MICHAEL IV, saint and sixty-eighth patriarch of the See of Saint Mark (1092-1102). Little is known about Michael's secular life before he took the monastic vow, nor do we know with precision the date of his enrollment in the monastic order. Historical references to him start with the statement that he was a middle-aged monk who, after attaining the priesthood, decided to become a solitary in a secluded cell at SINJAR. There a deputation of bishops and clergy, together with a number of leading Coptic archons, mainly from Alexandria, offered him the church leadership. The group had first convened in Alexandria, then in Cairo, where they were joined by a number of Upper Egyptian bishops. They were directed to a Syrian solitary monk by the name of Samuel by a deacon of the monastery of Saint Macarius. On interviewing Samuel, however, they had doubts about his orthodoxy and his knowledge of Coptic church traditions. Finally their search led them to Michael at Sinjar, to whom they offered the patriarchate on certain conditions, which he accepted in writing. Michael agreed that he would not use simony (CHEIROTONIA); that he would not claim any share in episcopal income; and that he would return to the bishops all the religious property and churches that his predecessors had confiscated. After signing this document, Michael accompanied the delegation to Alexandria for his consecration, then to DAYR ANBA MAQAR, and finally to the Mu‘allaqah church in Old Cairo, where the seat of the patriarchate had been moved from Alexandria during the tenure of Pope CHRISTODOULUS (1047-1077).
There was no reticence on Michael's part in accepting the nomination, as there had been with many previous patriarchs. And it is doubtful that he ever intended to keep his written promises to the delegation. His patriarchate was filled from the outset by problems relating to his signed documents, which he wanted to recover from the bishops after his investiture. After he became patriarch, he denied his promises and refused to return the confiscated churches and monasteries to the bishops. This resulted in a major clash between them—especially with Anba Sinhut, bishop of Misr. Michael even threatened the possessors of the signed document with excommunication if his will was resisted. Anba Sinhut eventually had to flee to Dayr Anba Samu’il in Qalamun in the Fayyum province, where he found shelter from patriarchal wrath. But Anba Sinhut was popular with the congregation, which sent a delegation to the patriarch to seek a solution to the problem. They hinted that they might appeal to the Islamic state as a last resort. Thus, the intimidated patriarch had no choice but to absolve the bishop of Misr and allow him to return to his diocese. The root of the problem, which was the common interest of both in the finances and the ecclesiastical organization of a diocese shared between them, remained unsolved. As a solution to the problem, the patriarch started to contemplate the excommunication of Anba Sinhut, who again fled, this time to the more distant Monastery of Saint Severus (DAYR ANBA SAWIRUS) in the region of Asyut. In 1102, Michael was stricken by the plague and died after a few days.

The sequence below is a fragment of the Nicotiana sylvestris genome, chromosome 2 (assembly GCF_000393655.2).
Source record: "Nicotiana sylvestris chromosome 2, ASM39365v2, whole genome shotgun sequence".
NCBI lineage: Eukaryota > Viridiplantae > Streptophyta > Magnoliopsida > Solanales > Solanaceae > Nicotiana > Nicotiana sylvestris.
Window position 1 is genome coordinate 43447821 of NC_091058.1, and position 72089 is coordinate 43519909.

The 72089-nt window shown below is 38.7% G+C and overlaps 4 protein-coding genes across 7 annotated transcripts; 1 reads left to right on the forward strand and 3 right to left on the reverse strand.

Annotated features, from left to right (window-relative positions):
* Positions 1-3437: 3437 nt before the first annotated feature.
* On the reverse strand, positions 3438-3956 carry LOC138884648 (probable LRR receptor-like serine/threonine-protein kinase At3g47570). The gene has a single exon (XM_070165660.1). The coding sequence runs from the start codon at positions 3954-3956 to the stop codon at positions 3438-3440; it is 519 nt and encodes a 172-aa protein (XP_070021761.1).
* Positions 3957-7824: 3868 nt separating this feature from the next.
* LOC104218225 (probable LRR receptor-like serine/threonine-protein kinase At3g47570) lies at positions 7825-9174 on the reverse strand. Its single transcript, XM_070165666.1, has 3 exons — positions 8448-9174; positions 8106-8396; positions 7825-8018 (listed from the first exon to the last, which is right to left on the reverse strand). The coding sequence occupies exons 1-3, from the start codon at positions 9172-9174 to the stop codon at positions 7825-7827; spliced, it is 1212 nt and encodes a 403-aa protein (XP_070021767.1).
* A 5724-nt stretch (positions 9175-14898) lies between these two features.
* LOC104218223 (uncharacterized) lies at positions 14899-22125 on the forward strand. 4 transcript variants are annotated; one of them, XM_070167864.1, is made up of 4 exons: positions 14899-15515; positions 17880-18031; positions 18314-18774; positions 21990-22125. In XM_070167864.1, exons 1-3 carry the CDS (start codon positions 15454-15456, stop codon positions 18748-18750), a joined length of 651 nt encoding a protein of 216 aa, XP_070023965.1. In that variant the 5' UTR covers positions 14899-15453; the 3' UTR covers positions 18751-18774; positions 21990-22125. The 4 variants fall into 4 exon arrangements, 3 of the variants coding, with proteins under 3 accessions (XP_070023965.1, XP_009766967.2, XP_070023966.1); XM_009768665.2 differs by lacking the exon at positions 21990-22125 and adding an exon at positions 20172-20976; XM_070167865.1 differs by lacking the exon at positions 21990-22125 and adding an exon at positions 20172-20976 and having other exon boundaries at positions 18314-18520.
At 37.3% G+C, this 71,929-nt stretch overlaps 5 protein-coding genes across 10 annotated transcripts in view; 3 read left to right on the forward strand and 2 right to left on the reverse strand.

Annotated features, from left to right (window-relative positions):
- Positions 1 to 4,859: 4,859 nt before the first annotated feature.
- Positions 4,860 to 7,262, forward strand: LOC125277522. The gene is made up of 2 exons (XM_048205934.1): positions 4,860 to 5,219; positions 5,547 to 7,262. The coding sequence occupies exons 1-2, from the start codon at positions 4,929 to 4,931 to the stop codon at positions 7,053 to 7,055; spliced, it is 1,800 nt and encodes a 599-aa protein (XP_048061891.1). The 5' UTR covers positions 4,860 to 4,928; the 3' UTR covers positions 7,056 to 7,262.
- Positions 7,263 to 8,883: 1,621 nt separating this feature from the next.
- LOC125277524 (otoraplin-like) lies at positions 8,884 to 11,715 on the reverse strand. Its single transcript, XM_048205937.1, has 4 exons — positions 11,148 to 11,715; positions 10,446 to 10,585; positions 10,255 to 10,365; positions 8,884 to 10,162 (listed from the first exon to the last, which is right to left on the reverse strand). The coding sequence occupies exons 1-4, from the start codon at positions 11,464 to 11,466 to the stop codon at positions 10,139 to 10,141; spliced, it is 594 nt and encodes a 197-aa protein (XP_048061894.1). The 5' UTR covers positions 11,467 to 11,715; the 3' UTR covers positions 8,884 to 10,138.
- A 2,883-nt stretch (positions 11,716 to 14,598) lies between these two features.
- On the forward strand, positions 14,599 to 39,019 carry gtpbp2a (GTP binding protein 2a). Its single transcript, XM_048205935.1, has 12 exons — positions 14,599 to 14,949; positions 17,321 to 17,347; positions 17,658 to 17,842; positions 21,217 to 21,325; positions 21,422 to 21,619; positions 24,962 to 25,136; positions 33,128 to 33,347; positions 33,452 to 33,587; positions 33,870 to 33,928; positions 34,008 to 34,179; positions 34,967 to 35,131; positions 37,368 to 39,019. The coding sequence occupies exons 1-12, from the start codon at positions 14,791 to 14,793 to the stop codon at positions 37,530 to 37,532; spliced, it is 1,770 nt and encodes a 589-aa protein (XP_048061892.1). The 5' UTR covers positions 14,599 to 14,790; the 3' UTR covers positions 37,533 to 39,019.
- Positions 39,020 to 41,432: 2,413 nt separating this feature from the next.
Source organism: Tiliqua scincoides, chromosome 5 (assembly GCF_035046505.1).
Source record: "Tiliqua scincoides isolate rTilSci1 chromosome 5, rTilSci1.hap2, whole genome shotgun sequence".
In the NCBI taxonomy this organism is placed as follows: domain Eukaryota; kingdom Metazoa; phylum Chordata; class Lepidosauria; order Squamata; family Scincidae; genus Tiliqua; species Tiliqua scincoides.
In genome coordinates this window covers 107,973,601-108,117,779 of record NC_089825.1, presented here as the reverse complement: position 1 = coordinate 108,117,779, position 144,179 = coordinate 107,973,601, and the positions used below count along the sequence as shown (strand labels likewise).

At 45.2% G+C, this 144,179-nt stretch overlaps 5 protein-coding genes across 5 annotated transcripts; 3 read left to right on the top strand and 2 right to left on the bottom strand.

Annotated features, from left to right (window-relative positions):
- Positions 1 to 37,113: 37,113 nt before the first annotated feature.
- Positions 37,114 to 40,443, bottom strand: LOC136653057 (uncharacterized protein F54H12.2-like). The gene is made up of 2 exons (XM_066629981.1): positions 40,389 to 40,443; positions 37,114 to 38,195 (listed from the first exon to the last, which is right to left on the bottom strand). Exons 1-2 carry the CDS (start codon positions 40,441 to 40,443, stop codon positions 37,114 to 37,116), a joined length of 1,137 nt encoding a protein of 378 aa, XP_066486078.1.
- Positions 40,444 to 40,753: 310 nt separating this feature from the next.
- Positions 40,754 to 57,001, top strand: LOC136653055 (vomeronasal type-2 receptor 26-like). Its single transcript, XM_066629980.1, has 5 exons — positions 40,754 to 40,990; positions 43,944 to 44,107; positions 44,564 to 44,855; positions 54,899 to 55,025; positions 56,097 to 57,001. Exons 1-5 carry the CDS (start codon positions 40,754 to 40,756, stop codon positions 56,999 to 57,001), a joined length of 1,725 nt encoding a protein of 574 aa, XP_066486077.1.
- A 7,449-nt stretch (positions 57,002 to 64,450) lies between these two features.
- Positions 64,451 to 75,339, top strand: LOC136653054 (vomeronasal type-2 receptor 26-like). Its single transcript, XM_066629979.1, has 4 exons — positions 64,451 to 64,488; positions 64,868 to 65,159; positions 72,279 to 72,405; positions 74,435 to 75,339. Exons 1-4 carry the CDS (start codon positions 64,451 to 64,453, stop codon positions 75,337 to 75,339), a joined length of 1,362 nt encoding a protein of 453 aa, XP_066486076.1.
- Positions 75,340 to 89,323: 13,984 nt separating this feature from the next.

Perhaps the most momentous international event during Michael's reign was the beginning of the Crusade movement in Western Europe and the fall of Jerusalem to the Latins in 1099. For the Copts this was a major event, since the Roman Catholic occupants of the Holy Land regarded the Coptic Monophysites as heretics and consequently barred them from pilgrimage to the holy places. This situation persisted until the recovery of Jerusalem by Saladin in 1187.
SUBHI Y. LABIB
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